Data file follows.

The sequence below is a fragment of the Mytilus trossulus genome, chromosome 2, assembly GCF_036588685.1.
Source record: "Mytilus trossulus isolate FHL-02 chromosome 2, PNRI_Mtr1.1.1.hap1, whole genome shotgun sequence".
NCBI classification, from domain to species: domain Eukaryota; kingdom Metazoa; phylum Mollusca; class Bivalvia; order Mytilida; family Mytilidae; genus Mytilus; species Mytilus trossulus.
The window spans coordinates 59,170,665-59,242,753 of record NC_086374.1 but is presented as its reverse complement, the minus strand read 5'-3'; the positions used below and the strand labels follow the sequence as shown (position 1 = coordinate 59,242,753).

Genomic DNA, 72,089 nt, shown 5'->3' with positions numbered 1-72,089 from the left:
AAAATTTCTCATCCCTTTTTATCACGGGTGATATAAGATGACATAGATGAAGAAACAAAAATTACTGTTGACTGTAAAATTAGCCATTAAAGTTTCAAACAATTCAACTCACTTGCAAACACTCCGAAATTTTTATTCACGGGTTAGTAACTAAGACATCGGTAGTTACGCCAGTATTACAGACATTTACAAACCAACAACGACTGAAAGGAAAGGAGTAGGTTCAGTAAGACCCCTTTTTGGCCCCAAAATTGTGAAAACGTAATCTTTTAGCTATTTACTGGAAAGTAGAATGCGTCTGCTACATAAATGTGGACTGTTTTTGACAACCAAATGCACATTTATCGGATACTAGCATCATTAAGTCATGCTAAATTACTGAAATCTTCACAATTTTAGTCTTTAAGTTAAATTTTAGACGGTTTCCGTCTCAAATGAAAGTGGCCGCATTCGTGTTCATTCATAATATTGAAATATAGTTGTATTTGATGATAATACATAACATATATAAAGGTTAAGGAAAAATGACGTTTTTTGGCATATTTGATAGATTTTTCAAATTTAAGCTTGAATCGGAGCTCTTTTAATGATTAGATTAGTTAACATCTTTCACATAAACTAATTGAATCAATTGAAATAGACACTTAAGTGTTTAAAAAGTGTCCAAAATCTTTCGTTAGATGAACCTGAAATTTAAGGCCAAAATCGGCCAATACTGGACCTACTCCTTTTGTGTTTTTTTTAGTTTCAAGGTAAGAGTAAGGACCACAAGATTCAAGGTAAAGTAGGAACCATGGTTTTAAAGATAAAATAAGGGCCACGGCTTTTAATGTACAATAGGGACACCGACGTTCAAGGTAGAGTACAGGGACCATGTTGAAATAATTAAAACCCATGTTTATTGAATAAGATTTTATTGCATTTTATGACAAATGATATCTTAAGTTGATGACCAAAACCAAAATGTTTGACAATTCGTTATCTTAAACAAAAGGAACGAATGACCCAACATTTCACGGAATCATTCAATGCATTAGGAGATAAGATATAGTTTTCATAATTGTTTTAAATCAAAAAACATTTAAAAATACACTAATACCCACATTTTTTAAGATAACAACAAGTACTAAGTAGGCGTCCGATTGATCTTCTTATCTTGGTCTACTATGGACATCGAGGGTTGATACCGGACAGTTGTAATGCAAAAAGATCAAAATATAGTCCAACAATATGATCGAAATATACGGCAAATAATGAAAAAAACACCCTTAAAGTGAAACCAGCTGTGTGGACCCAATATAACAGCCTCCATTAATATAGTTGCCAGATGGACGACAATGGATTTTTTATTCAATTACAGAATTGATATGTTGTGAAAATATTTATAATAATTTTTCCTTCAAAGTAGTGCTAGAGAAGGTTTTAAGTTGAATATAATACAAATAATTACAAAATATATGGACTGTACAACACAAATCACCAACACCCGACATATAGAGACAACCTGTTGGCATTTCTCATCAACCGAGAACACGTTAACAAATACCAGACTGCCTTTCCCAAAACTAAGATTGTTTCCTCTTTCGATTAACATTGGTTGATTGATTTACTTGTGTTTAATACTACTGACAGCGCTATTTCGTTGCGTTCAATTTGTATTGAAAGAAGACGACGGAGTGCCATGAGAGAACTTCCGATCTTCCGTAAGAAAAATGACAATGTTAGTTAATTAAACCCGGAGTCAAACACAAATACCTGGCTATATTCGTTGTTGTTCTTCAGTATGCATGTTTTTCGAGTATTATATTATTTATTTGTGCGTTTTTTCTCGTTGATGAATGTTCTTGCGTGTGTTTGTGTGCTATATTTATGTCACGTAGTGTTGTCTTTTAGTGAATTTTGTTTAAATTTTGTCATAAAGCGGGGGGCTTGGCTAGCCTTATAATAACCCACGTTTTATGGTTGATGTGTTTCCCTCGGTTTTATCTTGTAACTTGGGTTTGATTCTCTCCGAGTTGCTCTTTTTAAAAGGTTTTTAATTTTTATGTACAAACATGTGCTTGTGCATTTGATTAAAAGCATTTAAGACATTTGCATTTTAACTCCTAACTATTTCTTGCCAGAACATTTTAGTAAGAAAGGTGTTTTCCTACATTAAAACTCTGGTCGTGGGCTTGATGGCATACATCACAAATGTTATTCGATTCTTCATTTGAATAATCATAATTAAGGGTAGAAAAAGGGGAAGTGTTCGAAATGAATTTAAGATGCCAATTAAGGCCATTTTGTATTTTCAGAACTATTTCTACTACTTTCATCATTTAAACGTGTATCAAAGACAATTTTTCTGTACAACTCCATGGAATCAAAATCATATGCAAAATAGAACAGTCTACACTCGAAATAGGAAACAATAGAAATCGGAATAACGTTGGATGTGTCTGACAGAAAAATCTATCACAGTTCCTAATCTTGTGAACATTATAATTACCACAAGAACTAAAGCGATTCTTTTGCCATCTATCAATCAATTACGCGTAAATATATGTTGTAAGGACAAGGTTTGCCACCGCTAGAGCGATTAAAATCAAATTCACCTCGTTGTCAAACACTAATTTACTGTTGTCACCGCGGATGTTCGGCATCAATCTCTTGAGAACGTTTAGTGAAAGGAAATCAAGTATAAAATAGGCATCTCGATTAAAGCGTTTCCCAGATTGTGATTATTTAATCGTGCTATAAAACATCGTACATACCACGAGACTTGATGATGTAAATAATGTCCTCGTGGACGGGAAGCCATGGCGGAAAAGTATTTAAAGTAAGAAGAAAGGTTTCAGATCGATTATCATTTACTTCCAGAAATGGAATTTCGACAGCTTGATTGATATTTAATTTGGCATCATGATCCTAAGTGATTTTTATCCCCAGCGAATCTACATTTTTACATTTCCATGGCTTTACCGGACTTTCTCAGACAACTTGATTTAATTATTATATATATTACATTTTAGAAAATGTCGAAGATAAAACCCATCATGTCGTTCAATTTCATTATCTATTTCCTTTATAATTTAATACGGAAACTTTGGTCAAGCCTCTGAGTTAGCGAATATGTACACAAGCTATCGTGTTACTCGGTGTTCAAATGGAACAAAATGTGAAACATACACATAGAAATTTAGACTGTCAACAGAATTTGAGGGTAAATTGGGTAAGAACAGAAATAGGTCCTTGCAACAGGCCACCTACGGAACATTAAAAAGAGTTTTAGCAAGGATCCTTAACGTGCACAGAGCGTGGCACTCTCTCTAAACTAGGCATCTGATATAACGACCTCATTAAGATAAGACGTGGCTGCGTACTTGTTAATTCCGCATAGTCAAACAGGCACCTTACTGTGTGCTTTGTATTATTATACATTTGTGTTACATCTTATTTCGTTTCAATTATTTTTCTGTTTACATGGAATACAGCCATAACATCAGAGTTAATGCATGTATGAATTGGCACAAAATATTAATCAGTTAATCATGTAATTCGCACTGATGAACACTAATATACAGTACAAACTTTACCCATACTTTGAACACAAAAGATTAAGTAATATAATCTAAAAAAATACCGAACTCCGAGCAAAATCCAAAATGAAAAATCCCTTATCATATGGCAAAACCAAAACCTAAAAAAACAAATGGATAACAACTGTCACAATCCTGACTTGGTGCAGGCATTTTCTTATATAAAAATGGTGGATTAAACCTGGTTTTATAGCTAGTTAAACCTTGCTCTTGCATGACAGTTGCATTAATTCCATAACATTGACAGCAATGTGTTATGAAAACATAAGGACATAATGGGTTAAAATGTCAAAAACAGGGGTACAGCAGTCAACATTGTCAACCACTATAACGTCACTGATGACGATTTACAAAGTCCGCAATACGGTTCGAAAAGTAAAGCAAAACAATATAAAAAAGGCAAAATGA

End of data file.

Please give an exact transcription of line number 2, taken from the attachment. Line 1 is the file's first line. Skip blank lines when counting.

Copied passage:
Source record: "Mytilus trossulus isolate FHL-02 chromosome 2, PNRI_Mtr1.1.1.hap1, whole genome shotgun sequence".